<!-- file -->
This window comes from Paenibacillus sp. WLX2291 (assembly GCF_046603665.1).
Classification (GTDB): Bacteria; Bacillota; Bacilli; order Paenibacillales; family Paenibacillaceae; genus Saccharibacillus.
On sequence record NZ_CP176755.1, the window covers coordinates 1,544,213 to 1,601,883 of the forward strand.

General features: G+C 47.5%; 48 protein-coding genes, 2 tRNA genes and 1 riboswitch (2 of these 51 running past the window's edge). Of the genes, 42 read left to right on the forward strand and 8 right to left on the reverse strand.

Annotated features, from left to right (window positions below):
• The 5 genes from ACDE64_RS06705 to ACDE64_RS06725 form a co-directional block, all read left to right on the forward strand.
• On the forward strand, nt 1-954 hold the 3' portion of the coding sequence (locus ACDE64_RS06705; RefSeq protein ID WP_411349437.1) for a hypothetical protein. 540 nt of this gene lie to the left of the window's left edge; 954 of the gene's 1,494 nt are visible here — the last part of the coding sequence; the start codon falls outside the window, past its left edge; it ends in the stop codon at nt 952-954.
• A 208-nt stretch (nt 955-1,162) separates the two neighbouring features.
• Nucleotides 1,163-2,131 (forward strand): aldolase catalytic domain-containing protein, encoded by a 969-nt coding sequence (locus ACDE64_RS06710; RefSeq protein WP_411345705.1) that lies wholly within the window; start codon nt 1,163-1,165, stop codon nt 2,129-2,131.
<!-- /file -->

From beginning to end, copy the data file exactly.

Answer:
This window comes from Paenibacillus sp. WLX2291 (assembly GCF_046603665.1).
Classification (GTDB): Bacteria; Bacillota; Bacilli; order Paenibacillales; family Paenibacillaceae; genus Saccharibacillus.
On sequence record NZ_CP176755.1, the window covers coordinates 1,544,213 to 1,601,883 of the forward strand.

General features: G+C 47.5%; 48 protein-coding genes, 2 tRNA genes and 1 riboswitch (2 of these 51 running past the window's edge). Of the genes, 42 read left to right on the forward strand and 8 right to left on the reverse strand.

Annotated features, from left to right (window positions below):
• The 5 genes from ACDE64_RS06705 to ACDE64_RS06725 form a co-directional block, all read left to right on the forward strand.
• On the forward strand, nt 1-954 hold the 3' portion of the coding sequence (locus ACDE64_RS06705; RefSeq protein ID WP_411349437.1) for a hypothetical protein. 540 nt of this gene lie to the left of the window's left edge; 954 of the gene's 1,494 nt are visible here — the last part of the coding sequence; the start codon falls outside the window, past its left edge; it ends in the stop codon at nt 952-954.
• A 208-nt stretch (nt 955-1,162) separates the two neighbouring features.
• Nucleotides 1,163-2,131 (forward strand): aldolase catalytic domain-containing protein, encoded by a 969-nt coding sequence (locus ACDE64_RS06710; RefSeq protein WP_411345705.1) that lies wholly within the window; start codon nt 1,163-1,165, stop codon nt 2,129-2,131.